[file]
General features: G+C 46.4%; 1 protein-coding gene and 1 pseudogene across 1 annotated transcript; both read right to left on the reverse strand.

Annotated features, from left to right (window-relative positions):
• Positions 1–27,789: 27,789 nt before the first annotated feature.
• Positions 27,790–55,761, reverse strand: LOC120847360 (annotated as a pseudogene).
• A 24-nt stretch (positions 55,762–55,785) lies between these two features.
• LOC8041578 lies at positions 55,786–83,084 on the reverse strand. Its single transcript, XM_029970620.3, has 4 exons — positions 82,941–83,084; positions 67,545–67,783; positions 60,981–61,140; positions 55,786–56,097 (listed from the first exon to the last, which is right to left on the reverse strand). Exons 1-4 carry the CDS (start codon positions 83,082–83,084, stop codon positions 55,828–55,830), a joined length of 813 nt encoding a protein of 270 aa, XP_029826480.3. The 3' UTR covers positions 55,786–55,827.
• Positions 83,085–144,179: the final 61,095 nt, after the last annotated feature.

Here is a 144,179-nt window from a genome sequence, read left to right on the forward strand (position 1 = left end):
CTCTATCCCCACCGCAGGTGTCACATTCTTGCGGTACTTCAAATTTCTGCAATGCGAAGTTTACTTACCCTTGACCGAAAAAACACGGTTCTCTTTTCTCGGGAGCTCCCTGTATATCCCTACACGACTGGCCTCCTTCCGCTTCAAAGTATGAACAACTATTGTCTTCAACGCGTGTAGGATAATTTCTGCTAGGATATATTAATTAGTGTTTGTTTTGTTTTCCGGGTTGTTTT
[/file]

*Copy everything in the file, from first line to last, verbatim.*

General features: G+C 46.4%; 1 protein-coding gene and 1 pseudogene across 1 annotated transcript; both read right to left on the reverse strand.

Annotated features, from left to right (window-relative positions):
• Positions 1–27,789: 27,789 nt before the first annotated feature.
• Positions 27,790–55,761, reverse strand: LOC120847360 (annotated as a pseudogene).
• A 24-nt stretch (positions 55,762–55,785) lies between these two features.
• LOC8041578 lies at positions 55,786–83,084 on the reverse strand. Its single transcript, XM_029970620.3, has 4 exons — positions 82,941–83,084; positions 67,545–67,783; positions 60,981–61,140; positions 55,786–56,097 (listed from the first exon to the last, which is right to left on the reverse strand). Exons 1-4 carry the CDS (start codon positions 83,082–83,084, stop codon positions 55,828–55,830), a joined length of 813 nt encoding a protein of 270 aa, XP_029826480.3. The 3' UTR covers positions 55,786–55,827.
• Positions 83,085–144,179: the final 61,095 nt, after the last annotated feature.

Here is a 144,179-nt window from a genome sequence, read left to right on the forward strand (position 1 = left end):
CTCTATCCCCACCGCAGGTGTCACATTCTTGCGGTACTTCAAATTTCTGCAATGCGAAGTTTACTTACCCTTGACCGAAAAAACACGGTTCTCTTTTCTCGGGAGCTCCCTGTATATCCCTACACGACTGGCCTCCTTCCGCTTCAAAGTATGAACAACTATTGTCTTCAACGCGTGTAGGATAATTTCTGCTAGGATATATTAATTAGTGTTTGTTTTGTTTTCCGGGTTGTTTT